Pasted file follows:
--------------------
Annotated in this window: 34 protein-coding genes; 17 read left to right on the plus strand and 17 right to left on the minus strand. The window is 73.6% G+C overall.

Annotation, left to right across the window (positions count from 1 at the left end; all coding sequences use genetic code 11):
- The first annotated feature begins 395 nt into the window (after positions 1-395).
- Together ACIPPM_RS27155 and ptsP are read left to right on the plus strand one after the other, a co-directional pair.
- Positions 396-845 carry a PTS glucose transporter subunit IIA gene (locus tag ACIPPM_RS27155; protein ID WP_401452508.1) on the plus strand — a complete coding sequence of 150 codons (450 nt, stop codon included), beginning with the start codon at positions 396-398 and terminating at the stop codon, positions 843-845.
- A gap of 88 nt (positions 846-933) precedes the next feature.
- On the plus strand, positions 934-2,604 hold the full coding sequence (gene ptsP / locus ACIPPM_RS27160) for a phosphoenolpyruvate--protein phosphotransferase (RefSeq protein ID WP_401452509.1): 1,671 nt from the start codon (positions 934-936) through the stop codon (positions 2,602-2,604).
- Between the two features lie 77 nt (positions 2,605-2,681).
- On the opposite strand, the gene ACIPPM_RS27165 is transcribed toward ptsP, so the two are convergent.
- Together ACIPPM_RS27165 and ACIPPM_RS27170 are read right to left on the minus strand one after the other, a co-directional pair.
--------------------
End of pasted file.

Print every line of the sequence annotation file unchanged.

Annotated in this window: 34 protein-coding genes; 17 read left to right on the plus strand and 17 right to left on the minus strand. The window is 73.6% G+C overall.

Annotation, left to right across the window (positions count from 1 at the left end; all coding sequences use genetic code 11):
- The first annotated feature begins 395 nt into the window (after positions 1-395).
- Together ACIPPM_RS27155 and ptsP are read left to right on the plus strand one after the other, a co-directional pair.
- Positions 396-845 carry a PTS glucose transporter subunit IIA gene (locus tag ACIPPM_RS27155; protein ID WP_401452508.1) on the plus strand — a complete coding sequence of 150 codons (450 nt, stop codon included), beginning with the start codon at positions 396-398 and terminating at the stop codon, positions 843-845.
- A gap of 88 nt (positions 846-933) precedes the next feature.
- On the plus strand, positions 934-2,604 hold the full coding sequence (gene ptsP / locus ACIPPM_RS27160) for a phosphoenolpyruvate--protein phosphotransferase (RefSeq protein ID WP_401452509.1): 1,671 nt from the start codon (positions 934-936) through the stop codon (positions 2,602-2,604).
- Between the two features lie 77 nt (positions 2,605-2,681).
- On the opposite strand, the gene ACIPPM_RS27165 is transcribed toward ptsP, so the two are convergent.
- Together ACIPPM_RS27165 and ACIPPM_RS27170 are read right to left on the minus strand one after the other, a co-directional pair.